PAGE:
On January 27, 2011, the California Supreme Court addressed the question of what constitutes “loss of money or property” for standing purposes under California’s unfair competition law (Business and Professions Code section 17200 et seq. (the “UCL”)) and false advertising law (Business and Professions Code section 17500 et seq.). In Kwikset Corporation et al. v. Superior Court (Benson), the Supreme Court held that plaintiffs who allege they were deceived by a product’s label into purchasing a product that they would not have purchased otherwise have “lost money or property” as required by California Proposition 64 and have standing to sue under the UCL and false advertising law.1
The Kwikset case was brought by real party in interest Benson, who alleged that Kwikset falsely marketed as “Made in U.S.A.” locksets that contained screws or pins made in Taiwan or that were assembled in Mexico. Benson alleged that Kwikset’s false advertising violated the UCL and false advertising law. The trial court found in favor of Benson and granted injunctive relief. The trial court denied the claim for restitution, however, as it “would likely be very expensive to administer, and the balance of equities weighs heavily against such a program” where the violations had ceased.2 While both sides’ appeals were pending, Proposition 64 was passed. Because the new standing requirement in Proposition 64 applied to pending cases, the Court of Appeal gave Benson the opportunity to plead the new Proposition 64 standing requirement of injury in fact and loss of money or property.
The amended complaint alleged that Benson relied on Kwikset’s “Made in U.S.A.” misrepresentations in deciding to purchase the locksets. Benson also alleged he would not have purchased the locksets if the labels did not contain the “Made in the U.S.A.” representation.3 The trial court held that Benson adequately pled standing. The Court of Appeal disagreed, and ordered the trial court to sustain Kwikset’s demurrer on the grounds of lack of standing. The Court of Appeal believed that although the plaintiffs alleged “injury in fact,” they had not alleged “loss of money or property” because they received locksets in return, which were not overpriced or defective (and therefore received the benefit of the bargain).
In a 5-2 decision, the Supreme Court disagreed, and held that where an individual relies on misrepresentations on a label in purchasing a product that the individual would not have purchased without the misrepresentation, the individual does not receive the “benefit of the bargain” even if the product is not otherwise overpriced or defective. The Supreme Court offered the following examples. If a Jew or Muslim purchases food advertised as kosher or halal that is not, or if a parent purchases food advertised as organic that is not, those individuals have not received the benefit of the bargain.4 The Supreme Court also rejected the Court of Appeal’s belief that a plaintiff can only satisfy the “loss of money or property” requirement if the plaintiff is eligible for restitution. This is because the requirements for standing and restitution are different under UCL. Restitution requires both a loss by a plaintiff and a gain by a defendant.5 But economic injury for standing purposes may involve a loss by a plaintiff without any corresponding gain by a defendant. The Supreme Court noted that to make standing dependent on eligibility for restitution would turn the remedial scheme of the UCL on its head; as injunctions are the primary form of relief available under the UCL, whereas restitution is an “ancillary relief.”6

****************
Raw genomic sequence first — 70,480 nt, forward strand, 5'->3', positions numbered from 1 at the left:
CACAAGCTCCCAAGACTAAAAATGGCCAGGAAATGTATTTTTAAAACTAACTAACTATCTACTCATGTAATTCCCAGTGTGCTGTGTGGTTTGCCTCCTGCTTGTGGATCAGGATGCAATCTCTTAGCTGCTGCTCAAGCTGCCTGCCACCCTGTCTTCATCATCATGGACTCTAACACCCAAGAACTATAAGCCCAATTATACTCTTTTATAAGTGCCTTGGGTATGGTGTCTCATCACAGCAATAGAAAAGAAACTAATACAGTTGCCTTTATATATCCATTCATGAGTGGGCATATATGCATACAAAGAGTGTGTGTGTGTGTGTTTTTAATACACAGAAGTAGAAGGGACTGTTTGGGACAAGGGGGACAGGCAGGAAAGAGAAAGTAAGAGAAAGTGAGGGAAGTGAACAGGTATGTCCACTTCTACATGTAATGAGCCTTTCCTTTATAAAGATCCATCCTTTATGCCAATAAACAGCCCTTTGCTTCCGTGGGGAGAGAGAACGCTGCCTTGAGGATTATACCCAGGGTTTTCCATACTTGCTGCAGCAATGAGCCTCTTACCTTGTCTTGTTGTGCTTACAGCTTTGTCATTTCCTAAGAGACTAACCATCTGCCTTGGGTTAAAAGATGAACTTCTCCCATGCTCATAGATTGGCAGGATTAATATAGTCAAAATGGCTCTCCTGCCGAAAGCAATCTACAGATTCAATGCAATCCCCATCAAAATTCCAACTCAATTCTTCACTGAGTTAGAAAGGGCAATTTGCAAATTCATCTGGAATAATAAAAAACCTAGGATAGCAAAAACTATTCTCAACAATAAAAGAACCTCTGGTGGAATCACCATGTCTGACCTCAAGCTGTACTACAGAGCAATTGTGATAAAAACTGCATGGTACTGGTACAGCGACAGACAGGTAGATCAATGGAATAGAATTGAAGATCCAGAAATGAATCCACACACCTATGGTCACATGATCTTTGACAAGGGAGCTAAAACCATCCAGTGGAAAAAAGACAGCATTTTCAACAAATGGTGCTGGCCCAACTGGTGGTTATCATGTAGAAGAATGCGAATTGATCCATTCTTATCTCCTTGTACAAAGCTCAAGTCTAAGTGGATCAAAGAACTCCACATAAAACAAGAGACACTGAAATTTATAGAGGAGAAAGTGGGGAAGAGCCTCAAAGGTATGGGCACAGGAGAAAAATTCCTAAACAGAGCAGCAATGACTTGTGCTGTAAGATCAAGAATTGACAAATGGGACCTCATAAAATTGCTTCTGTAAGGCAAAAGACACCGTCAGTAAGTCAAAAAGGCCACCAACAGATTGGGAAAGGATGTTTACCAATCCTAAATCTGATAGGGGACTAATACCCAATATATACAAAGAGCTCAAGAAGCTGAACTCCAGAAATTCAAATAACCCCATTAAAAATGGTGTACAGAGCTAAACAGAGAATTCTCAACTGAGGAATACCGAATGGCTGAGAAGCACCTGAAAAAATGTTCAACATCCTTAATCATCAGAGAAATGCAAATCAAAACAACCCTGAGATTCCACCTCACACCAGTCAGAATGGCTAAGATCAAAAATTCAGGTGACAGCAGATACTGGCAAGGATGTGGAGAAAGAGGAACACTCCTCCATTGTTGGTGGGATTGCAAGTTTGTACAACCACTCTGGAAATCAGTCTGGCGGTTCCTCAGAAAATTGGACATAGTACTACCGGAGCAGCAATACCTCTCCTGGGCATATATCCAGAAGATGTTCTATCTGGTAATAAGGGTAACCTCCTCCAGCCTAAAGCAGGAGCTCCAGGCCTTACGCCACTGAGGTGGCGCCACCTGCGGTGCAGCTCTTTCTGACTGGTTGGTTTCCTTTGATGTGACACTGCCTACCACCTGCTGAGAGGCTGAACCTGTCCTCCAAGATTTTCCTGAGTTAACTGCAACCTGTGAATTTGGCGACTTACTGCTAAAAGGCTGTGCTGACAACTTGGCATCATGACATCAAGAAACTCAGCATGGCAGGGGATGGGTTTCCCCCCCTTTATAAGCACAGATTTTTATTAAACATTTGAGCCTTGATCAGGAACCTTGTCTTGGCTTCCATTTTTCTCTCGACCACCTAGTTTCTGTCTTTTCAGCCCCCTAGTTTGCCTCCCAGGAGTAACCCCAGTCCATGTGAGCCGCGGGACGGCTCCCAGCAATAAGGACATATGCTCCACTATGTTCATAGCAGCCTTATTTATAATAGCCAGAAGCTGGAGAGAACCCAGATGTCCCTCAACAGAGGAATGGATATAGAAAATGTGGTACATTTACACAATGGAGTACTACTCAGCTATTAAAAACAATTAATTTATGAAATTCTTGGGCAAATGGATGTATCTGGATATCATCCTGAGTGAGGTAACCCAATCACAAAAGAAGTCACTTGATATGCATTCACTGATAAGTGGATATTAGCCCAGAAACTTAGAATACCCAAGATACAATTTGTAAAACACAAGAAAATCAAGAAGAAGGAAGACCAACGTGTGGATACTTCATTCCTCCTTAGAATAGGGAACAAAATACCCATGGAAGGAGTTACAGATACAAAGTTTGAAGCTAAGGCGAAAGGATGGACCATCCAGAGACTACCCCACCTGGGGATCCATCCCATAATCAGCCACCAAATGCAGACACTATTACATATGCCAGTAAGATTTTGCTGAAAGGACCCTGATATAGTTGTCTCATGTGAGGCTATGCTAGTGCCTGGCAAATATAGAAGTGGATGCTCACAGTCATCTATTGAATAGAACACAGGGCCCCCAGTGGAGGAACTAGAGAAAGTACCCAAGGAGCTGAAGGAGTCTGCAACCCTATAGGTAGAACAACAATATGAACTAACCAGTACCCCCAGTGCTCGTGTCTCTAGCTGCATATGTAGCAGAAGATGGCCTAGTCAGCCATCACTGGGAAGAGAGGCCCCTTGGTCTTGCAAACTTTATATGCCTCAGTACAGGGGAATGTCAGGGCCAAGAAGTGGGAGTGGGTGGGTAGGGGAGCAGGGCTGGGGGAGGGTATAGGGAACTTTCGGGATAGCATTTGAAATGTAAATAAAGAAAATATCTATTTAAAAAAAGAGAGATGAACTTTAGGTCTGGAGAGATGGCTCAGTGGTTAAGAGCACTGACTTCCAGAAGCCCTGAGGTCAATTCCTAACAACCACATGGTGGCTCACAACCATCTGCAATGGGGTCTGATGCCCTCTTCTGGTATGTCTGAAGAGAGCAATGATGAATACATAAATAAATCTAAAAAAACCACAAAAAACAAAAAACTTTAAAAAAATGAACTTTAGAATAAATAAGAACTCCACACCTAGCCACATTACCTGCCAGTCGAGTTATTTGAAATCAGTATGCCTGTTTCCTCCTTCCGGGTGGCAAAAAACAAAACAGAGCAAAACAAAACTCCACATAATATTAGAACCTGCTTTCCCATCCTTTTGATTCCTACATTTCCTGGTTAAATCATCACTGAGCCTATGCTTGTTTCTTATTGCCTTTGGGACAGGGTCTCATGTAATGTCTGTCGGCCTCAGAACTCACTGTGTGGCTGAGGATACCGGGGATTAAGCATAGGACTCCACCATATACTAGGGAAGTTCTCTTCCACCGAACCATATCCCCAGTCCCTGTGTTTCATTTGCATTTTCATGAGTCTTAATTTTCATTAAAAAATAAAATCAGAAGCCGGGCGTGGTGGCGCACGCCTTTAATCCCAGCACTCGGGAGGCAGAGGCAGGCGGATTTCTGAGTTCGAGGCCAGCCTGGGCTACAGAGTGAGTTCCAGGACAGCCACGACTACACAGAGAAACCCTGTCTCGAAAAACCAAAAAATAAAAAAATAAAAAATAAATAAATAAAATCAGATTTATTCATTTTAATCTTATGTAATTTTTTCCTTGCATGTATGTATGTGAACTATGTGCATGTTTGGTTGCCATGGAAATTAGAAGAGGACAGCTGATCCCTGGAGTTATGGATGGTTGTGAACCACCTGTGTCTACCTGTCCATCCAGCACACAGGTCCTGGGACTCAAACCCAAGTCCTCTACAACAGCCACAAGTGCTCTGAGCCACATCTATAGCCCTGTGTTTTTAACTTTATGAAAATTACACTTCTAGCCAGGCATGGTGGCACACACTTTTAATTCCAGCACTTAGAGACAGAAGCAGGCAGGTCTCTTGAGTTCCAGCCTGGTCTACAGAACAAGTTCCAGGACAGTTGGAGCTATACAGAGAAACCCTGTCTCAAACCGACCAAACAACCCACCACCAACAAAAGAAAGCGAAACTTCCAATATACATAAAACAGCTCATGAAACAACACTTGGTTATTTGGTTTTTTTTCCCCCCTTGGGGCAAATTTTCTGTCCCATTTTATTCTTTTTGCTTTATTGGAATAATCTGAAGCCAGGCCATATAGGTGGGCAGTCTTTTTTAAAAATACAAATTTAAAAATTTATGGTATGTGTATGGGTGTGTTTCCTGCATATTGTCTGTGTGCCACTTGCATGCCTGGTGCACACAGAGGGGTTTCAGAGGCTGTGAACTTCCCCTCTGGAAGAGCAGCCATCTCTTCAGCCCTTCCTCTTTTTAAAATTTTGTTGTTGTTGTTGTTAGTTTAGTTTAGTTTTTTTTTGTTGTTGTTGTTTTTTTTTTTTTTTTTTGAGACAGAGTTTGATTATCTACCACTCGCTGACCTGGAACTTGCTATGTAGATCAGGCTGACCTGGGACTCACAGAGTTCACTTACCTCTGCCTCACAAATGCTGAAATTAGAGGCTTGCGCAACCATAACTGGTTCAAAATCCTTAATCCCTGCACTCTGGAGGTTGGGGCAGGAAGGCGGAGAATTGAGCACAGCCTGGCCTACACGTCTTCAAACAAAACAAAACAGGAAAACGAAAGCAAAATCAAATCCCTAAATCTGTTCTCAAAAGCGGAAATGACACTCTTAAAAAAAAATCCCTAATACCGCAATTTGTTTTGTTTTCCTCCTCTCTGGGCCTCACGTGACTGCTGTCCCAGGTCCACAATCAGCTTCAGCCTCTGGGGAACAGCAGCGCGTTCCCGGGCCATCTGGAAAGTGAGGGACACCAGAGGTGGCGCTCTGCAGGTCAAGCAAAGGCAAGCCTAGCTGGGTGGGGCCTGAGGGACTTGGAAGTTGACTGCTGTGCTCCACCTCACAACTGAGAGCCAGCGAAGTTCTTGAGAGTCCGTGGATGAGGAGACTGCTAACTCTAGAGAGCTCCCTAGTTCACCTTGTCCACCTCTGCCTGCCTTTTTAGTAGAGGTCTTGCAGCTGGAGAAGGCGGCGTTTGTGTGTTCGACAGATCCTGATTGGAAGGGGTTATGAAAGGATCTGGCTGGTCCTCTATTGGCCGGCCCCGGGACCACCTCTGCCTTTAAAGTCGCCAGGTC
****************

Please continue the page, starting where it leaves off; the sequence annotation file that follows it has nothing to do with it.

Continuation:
In its holding, the Supreme Court noted that the purpose of Proposition 64’s standing requirement was to confine standing to those who had actually transacted with the defendant and to eliminate suits by individuals who did not use the defendant’s product or service or did not have any business dealing with the defendant. As such, the Supreme Court broadly defined the “injury in fact and loss of money or property” standing requirement. All that is required for standing under the UCL and false advertising law is that an individual suffer an economic injury that was caused by the defendant’s unfair practice or false advertising, which can be shown in “innumerable ways.”7 The Supreme Court also emphasized that “labels matter.” The Supreme Court held that for some individuals, a misrepresentation regarding processes or place of origin matter.
This decision will likely encourage class action product mislabeling lawsuits. A plaintiff who did not suffer any type of quantifiable economic loss may have standing to sue by claiming he or she would not have bought the product “but for” the misrepresentation. It is important to note, however, that Kwikset involved a demurrer to the complaint, where the allegations in the complaint must be presumed true. The Supreme Court noted that “[a]t succeeding stages, it will be plaintiffs’ obligations to produce evidence to support, and eventually prove, their bare standing allegations.”9